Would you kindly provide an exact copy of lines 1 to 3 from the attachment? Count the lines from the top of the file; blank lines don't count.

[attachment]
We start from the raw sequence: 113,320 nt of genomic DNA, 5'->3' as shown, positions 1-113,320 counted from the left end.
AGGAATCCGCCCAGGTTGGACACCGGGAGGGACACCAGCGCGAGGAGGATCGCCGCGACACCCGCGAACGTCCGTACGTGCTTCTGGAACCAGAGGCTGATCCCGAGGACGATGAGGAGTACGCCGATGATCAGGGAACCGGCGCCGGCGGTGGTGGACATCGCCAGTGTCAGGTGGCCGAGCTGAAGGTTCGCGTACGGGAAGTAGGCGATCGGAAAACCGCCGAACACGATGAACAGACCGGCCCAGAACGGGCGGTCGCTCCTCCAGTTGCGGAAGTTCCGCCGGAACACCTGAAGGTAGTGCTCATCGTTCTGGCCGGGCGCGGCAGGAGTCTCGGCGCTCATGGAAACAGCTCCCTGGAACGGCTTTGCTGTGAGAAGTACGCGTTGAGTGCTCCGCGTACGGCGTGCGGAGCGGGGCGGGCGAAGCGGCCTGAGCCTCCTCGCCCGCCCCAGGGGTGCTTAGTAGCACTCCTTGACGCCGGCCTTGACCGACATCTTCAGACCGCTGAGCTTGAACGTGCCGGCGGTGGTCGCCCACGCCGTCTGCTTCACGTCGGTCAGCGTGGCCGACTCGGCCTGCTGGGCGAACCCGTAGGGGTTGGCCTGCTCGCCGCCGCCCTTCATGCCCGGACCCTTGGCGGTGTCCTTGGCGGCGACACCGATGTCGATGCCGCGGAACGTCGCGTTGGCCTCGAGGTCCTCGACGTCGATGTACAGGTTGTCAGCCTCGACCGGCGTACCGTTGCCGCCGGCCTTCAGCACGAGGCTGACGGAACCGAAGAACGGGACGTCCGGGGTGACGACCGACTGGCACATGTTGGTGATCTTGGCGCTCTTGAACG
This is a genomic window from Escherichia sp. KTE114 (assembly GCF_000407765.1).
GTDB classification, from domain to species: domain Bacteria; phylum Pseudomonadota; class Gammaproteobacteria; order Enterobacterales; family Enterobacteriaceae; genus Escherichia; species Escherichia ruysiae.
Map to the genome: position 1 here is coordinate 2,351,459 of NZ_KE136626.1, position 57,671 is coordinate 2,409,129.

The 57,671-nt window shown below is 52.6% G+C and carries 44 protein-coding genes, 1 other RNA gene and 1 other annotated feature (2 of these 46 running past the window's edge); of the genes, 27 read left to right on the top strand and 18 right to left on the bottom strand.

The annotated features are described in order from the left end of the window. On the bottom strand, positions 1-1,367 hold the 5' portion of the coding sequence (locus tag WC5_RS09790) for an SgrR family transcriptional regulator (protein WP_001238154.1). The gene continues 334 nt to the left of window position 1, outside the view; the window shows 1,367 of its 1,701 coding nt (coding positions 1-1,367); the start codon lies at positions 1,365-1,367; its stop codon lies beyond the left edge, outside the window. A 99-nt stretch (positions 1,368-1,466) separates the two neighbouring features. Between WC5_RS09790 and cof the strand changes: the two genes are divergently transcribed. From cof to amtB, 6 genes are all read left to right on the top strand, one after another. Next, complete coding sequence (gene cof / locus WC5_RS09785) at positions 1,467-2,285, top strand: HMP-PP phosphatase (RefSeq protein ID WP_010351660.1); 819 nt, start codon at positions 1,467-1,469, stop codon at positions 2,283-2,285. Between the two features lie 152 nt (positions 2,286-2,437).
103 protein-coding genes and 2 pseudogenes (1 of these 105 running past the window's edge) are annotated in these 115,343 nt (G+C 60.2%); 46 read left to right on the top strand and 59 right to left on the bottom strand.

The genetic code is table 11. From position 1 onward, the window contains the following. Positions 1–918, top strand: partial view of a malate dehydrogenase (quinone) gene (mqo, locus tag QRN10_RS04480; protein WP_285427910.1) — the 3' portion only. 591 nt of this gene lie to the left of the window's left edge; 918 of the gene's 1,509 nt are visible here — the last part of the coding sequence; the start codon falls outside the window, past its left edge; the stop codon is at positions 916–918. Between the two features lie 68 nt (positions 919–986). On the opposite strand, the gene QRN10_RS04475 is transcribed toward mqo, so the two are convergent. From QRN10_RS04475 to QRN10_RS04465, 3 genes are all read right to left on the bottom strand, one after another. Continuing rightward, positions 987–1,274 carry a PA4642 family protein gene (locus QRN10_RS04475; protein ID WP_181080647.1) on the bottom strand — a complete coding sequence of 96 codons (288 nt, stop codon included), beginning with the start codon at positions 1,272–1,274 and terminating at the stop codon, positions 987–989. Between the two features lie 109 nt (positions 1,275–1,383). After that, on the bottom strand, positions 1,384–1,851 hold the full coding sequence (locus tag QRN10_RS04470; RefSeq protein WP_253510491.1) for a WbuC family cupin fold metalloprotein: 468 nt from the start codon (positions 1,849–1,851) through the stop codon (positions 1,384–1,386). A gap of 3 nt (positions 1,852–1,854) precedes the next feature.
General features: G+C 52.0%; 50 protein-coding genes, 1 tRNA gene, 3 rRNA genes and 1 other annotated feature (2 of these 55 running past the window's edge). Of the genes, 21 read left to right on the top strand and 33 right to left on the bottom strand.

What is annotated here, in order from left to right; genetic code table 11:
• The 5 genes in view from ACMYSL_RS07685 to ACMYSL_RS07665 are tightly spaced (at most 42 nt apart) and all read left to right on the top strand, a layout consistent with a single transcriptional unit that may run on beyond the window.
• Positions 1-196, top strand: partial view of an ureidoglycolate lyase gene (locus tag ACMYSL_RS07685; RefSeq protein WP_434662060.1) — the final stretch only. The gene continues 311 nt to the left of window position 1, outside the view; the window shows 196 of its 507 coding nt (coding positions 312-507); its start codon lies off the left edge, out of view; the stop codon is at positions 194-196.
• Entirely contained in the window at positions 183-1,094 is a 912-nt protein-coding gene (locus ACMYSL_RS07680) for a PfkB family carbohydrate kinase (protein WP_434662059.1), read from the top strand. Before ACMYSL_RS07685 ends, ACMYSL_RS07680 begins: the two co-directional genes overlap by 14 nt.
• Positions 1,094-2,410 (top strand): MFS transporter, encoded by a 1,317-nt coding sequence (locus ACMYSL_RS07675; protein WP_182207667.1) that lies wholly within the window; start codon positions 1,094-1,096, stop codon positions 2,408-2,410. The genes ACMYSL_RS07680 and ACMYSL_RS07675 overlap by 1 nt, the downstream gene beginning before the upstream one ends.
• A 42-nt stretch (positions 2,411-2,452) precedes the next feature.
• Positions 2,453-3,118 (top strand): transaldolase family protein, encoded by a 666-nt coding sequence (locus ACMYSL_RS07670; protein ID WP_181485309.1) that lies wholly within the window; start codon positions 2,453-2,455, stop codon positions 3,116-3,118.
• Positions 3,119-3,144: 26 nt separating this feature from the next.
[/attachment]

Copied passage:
We start from the raw sequence: 113,320 nt of genomic DNA, 5'->3' as shown, positions 1-113,320 counted from the left end.
AGGAATCCGCCCAGGTTGGACACCGGGAGGGACACCAGCGCGAGGAGGATCGCCGCGACACCCGCGAACGTCCGTACGTGCTTCTGGAACCAGAGGCTGATCCCGAGGACGATGAGGAGTACGCCGATGATCAGGGAACCGGCGCCGGCGGTGGTGGACATCGCCAGTGTCAGGTGGCCGAGCTGAAGGTTCGCGTACGGGAAGTAGGCGATCGGAAAACCGCCGAACACGATGAACAGACCGGCCCAGAACGGGCGGTCGCTCCTCCAGTTGCGGAAGTTCCGCCGGAACACCTGAAGGTAGTGCTCATCGTTCTGGCCGGGCGCGGCAGGAGTCTCGGCGCTCATGGAAACAGCTCCCTGGAACGGCTTTGCTGTGAGAAGTACGCGTTGAGTGCTCCGCGTACGGCGTGCGGAGCGGGGCGGGCGAAGCGGCCTGAGCCTCCTCGCCCGCCCCAGGGGTGCTTAGTAGCACTCCTTGACGCCGGCCTTGACCGACATCTTCAGACCGCTGAGCTTGAACGTGCCGGCGGTGGTCGCCCACGCCGTCTGCTTCACGTCGGTCAGCGTGGCCGACTCGGCCTGCTGGGCGAACCCGTAGGGGTTGGCCTGCTCGCCGCCGCCCTTCATGCCCGGACCCTTGGCGGTGTCCTTGGCGGCGACACCGATGTCGATGCCGCGGAACGTCGCGTTGGCCTCGAGGTCCTCGACGTCGATGTACAGGTTGTCAGCCTCGACCGGCGTACCGTTGCCGCCGGCCTTCAGCACGAGGCTGACGGAACCGAAGAACGGGACGTCCGGGGTGACGACCGACTGGCACATGTTGGTGATCTTGGCGCTCTTGAACG
This is a genomic window from Escherichia sp. KTE114 (assembly GCF_000407765.1).